Concentrating Solar Power Furnace
LaboratorySandia National Laboratories (SNL)
Capability ExpertKenneth Armijo
Process and Manufacturing Scale-Up
Node Readiness Category2: High-Temperature Electrolysis (HTE)
2: Photoelectrochemical (PEC)
1: Solar Thermochemical (STCH)
1: Hybrid Thermochemical (HT)
The National Solar Thermal Test Facility (NSTTF) includes a 16kW thermal solar furnace facility, composed of a primary heliostat, a secondary spherical concentrator (dish), a 3-axis positioning test table where experiments are placed and an attenuator system. The solar furnace uses a heliostat to track the sun and reflect sunlight through an attenuator system onto the parabolic secondary concentrator. The concentrated sunlight is then reflected onto the test table where test experiments are placed. The focal length of the concentrator is 13.45 ft. with a 6” diameter beam at a maximum concentration of about 6,300 W/cm2. To increase the concentration ratio as high as 650 W/cm2, each respective mirrored facet of the dish is also a curved concentrator.
Through this arrangement, the focal point is fixed in space, thereby facilitating experimentation. The power level of the furnace is rapidly adjustable using an attenuator that works like a venetian blind located between the heliostat and the dish. Further flexibility is provided through the 3-axis test platform that can accommodate a variety of sizes and shapes, and even allow for mounting of numerous experimental devices. This platform utilizes a modular palate system so parallel test systems can be setup and tested concurrently. Power, utilities, and data acquisition is typically attached to the platform through a collection of umbilical cables.
A wide array of data acquisition and control systems are available including IR pyrometers for temperature measurement and FTIR, GC Mass Spec and RGA systems for gas analysis. The system is operated from an associated control room. The furnace has been used for a variety of applications, including measuring physical properties such as thermal expansion, thermal conductivity and diffusivity, specific heat, mechanical properties, and spectral emissivity and absorptivity; simulating thermal effects of nuclear explosions on materials and components; and determining the performance and failure thresholds of high-temperature ceramic and refractory materials. Currently, a variety of solar reactors are also being developed and considered for R&D pertaining to the production of Hydrogen, Ammonia, and cement calcination products, as well as methane reforming.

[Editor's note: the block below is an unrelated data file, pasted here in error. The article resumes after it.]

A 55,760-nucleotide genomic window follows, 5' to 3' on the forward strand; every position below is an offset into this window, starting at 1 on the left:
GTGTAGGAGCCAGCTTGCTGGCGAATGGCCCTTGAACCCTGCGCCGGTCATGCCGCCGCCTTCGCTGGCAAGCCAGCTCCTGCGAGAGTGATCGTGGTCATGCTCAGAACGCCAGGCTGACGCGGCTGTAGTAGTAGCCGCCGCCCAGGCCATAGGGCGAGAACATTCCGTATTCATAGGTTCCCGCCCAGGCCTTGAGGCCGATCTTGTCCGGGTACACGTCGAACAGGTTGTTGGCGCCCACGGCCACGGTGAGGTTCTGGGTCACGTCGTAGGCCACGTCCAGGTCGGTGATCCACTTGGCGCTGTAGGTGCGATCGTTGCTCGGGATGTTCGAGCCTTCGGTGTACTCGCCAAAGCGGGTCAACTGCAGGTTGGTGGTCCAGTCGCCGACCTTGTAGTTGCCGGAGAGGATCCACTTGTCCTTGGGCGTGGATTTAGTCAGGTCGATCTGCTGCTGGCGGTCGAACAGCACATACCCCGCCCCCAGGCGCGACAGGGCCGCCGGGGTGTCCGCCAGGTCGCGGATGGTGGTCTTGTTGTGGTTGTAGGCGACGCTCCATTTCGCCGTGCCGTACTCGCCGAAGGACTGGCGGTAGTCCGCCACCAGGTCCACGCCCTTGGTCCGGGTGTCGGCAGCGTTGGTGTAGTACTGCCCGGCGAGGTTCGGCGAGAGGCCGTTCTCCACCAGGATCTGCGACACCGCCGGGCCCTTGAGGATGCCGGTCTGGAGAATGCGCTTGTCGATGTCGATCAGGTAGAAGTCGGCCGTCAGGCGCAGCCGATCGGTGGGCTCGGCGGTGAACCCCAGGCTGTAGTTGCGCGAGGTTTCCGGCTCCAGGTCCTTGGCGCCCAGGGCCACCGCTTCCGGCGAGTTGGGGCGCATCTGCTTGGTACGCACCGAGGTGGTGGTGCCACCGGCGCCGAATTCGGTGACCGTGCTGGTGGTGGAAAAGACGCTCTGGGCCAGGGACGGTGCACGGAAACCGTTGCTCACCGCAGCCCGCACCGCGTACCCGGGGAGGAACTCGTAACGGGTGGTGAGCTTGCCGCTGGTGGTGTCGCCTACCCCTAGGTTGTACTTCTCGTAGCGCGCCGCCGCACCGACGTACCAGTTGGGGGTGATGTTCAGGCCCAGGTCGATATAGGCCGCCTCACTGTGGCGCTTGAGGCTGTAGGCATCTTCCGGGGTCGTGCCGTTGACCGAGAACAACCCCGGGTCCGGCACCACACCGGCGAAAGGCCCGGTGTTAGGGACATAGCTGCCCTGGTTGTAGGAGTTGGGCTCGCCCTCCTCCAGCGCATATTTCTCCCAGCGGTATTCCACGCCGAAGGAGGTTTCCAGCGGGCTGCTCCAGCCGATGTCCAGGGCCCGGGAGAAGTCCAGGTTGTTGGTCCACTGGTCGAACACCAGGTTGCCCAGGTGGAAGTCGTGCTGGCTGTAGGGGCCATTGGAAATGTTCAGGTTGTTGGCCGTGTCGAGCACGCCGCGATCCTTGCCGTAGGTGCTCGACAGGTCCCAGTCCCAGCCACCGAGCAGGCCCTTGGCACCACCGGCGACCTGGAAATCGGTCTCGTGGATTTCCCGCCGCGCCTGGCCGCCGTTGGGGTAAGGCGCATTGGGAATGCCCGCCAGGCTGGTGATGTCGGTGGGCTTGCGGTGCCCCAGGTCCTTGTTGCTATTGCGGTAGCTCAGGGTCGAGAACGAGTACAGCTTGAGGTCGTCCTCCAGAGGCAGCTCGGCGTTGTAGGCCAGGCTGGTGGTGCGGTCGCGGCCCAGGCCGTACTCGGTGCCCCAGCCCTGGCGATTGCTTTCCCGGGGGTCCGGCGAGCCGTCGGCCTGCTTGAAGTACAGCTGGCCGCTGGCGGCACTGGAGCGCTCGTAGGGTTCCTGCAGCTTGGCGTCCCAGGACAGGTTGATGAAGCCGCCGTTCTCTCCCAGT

Solar furnace: 95 m² heliostat, 6.7056 meter diameter dish, 16 kW total thermal power, peak flux up to 650 W/cm².
The NSTTF is the only facility of its kind in the United States.
The NSTTF welcomes all users. Several mechanisms are available for non-SNL researchers to contract with SNL to use the facility. Previous users include government contractors and agencies, research institutes, universities, and private companies.
Enables on-sun testing for any HydroGEN concepts that require concentrated solar energy inputs.
Solar furnace facility with heliostat in foreground, attentuator and concetrator in distance.
Parabolic dish concentrator with test stand in the foreground.
Interior of SNL's solar furnace facility.
R.B. Diver, J.E. Miller, M.D. Allendorf, N.P. Siegel, R.E. Hogan "Solar Thermochemical Water-Splitting Ferrite-Cycle Heat Engines" Journal of Solar Energy Engineering 130 (2008) 041001-1. DOI: 10.1115/1.2969781.
J.E. Miller, M.A. Allendorf, A. Ambrosini, E.N. Coker, R.B. Diver, I. Ermanoski, L.R. Evans, R.E. Hogan, and A.H. McDaniel "Development and Assessment of Solar-Thermal-Activated Fuel Production: Phase 1 Summary" SAND2012-5658, July 2012. Website: http://energy.sandia.gov/energy/renewable-energy/solar-energy/csp-2/nsttf/.